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eIDAS – Breaking the SME Barrier

eIDAS – Breaking the SME Barrier

In a recent article, we looked at how eIDAS can help SMEs grow and prosper. SMEs are undoubtedly the lifeblood of any economy which means that EU initiatives must cater to their specific needs. The previous article looked at how eIDAS can address the security needs of SMEs while reducing their regulatory burden and allowing them to focus on their core competencies.

However, SMEs have a unique set of challenges as well. Today, we look at some of the challenges unique to SMEs and how those challenges may be overcome to ensure that SMEs can benefit from eIDAS enabled tools to the maximum extent possible.

Challenge 1: Awareness and technical capabilities.

The majority of businesses in the EU are small operations with less than 10 people and they don’t often have an IT department. Implementing technically complicated solutions might become difficult or cost ineffective in such setups.


New call-to-actionThe first part of the solution is to spread awareness about what eIDAS enabled tools can do for SMEs in the first place. Unless the business owners know specifically how eSignature or eTimeStamp, for example, can help their business in a tangible way, they might not be interested in implementing the solution. Various EU organisations are already working to spread awareness through infographics, explanatory videos and other such tools. But a bigger impact is likely to come from other commercial partners of these SMEs.

For example, their bank might introduce them to a particular eIDAS enabled solution for their business. Or maybe one of their larger merchandise suppliers might want to on-board them on a supply chain tool that uses something like eSignature or Electronic Registered Delivery Service.

The second part of the solution is providing technical training. Once the positive impact of a particular solution has been made clear, it would become easier to motivate SMEs to invest the necessary resources to implement it and undergo training. In the medium to long term, the investment would likely pay for itself several times over.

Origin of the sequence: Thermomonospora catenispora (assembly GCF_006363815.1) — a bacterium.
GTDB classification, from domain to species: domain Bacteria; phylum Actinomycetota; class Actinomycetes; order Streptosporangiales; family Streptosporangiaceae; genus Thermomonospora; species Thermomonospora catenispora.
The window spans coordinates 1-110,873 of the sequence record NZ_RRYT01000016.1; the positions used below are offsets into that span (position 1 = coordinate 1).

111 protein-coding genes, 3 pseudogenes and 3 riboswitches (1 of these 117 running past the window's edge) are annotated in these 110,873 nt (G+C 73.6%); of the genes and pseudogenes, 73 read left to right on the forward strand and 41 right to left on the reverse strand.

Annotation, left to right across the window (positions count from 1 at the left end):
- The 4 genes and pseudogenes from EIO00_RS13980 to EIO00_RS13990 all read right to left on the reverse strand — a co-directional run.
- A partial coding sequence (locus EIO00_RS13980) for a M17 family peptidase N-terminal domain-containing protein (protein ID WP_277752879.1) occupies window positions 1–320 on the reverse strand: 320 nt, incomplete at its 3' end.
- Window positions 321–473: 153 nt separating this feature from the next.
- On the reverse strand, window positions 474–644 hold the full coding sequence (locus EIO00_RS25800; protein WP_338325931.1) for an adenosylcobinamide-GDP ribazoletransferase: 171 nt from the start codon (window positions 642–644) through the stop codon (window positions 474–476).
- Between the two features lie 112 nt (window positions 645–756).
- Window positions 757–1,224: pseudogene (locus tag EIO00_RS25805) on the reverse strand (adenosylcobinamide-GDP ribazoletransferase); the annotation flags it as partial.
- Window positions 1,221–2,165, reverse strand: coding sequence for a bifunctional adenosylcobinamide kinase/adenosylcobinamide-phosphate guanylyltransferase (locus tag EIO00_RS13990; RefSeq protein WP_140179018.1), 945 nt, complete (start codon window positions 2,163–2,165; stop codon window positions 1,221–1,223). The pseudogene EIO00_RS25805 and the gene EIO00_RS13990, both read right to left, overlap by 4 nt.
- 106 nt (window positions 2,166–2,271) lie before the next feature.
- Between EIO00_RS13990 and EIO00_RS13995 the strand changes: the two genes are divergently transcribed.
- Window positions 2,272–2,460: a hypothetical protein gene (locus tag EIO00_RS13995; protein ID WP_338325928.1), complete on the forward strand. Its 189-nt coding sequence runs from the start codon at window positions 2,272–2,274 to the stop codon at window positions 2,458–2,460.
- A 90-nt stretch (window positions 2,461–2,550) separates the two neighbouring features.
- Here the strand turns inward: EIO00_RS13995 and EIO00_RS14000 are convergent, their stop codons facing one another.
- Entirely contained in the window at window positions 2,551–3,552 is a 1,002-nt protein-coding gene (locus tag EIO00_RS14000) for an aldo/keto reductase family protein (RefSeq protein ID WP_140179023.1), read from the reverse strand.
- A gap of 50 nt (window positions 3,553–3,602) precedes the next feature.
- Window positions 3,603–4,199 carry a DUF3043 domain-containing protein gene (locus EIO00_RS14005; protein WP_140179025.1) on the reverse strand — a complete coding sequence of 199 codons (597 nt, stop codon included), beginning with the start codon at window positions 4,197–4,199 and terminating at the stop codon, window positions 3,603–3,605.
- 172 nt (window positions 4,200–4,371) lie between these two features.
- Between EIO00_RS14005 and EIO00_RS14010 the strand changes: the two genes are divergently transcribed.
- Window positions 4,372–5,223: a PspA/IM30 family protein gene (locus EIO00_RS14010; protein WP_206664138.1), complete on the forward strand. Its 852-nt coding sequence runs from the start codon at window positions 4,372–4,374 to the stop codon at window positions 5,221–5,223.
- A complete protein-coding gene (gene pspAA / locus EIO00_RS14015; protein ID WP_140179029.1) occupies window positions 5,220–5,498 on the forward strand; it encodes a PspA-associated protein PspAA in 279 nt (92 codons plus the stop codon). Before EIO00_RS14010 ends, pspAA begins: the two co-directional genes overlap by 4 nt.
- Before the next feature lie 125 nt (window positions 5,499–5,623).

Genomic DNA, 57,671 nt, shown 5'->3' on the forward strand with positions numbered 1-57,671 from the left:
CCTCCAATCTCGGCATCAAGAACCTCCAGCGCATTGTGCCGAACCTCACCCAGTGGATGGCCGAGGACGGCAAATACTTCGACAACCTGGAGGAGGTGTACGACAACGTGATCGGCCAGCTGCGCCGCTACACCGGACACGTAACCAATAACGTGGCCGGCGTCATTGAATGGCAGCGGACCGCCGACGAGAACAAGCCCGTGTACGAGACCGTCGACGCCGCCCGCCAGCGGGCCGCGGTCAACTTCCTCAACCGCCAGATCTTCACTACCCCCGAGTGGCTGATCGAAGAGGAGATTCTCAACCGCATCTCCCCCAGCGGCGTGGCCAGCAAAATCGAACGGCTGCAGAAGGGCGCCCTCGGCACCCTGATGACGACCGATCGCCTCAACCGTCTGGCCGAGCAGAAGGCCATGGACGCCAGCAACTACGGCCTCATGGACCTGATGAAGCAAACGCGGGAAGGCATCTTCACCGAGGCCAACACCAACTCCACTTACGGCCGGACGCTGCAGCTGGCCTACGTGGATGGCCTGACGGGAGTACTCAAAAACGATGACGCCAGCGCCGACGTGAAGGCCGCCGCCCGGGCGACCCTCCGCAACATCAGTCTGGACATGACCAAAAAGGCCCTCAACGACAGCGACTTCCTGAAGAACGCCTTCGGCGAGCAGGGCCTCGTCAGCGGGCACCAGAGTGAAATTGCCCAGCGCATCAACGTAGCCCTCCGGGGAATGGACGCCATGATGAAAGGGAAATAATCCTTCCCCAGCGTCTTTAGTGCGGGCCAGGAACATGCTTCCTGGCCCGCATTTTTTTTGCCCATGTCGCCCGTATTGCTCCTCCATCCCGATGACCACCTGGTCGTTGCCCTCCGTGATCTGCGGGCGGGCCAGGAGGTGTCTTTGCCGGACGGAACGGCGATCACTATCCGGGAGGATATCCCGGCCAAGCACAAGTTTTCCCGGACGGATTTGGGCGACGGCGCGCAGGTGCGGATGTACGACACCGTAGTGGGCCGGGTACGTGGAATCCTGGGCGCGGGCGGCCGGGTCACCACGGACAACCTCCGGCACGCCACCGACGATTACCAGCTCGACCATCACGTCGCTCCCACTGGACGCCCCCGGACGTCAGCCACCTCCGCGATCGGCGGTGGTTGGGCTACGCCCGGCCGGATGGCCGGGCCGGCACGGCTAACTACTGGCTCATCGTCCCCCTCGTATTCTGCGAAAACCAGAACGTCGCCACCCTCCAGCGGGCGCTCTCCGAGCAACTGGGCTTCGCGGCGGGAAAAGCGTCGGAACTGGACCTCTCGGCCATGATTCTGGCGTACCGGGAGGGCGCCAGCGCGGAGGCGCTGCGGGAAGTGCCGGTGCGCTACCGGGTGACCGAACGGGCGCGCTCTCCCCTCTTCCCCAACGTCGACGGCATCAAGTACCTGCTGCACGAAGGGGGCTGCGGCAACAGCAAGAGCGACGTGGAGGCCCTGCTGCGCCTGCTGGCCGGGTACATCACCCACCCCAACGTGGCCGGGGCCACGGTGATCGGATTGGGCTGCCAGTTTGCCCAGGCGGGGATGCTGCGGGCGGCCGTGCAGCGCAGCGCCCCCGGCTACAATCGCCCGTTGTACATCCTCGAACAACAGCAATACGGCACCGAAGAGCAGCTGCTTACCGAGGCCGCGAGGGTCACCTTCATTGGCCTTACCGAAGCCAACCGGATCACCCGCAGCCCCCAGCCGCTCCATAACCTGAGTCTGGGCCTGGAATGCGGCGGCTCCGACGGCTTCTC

Challenge 2: Businesses are diverse.

Organisations differ significantly in terms of size, structure and technical capabilities and, in the case of the EU, additional cultural or language barriers exist as well.


In order to reach SMEs anywhere, it is essential to adopt a more local approach. While cross border improvements might be good for certain businesses, many operate locally only. So, it becomes important to address each business based on its specific circumstance. A good way to do this is through a network of networks approach. Rather than information being disseminated form one central location, local hubs need to be created which can help SMEs locally with the necessary information. 

This network of hubs essentially creates a local network further downstream. And each of these hubs would be more aware about the local requirements. Hubs don’t have to be EU bodies - they can be private companies which themselves can benefit operationally by ensuring their local counterparts are using the best tools. For example, an automobile manufacturer which sources components from dozens of local small vendors can provide them with the relevant training.

What lies ahead…

There are many more challenges that lie ahead for successful adoption of various eIDAS enabled tools by SMEs. But such challenges always exist whenever a paradigm shift is being brought about. We will keep highlighting more challenges in future articles and how SMEs can power through them. Ultimately though, it is the business owners who have to decide how to make the best use of all the tools that are not only available to them, but have been designed keeping them in mind.


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References and Further Reading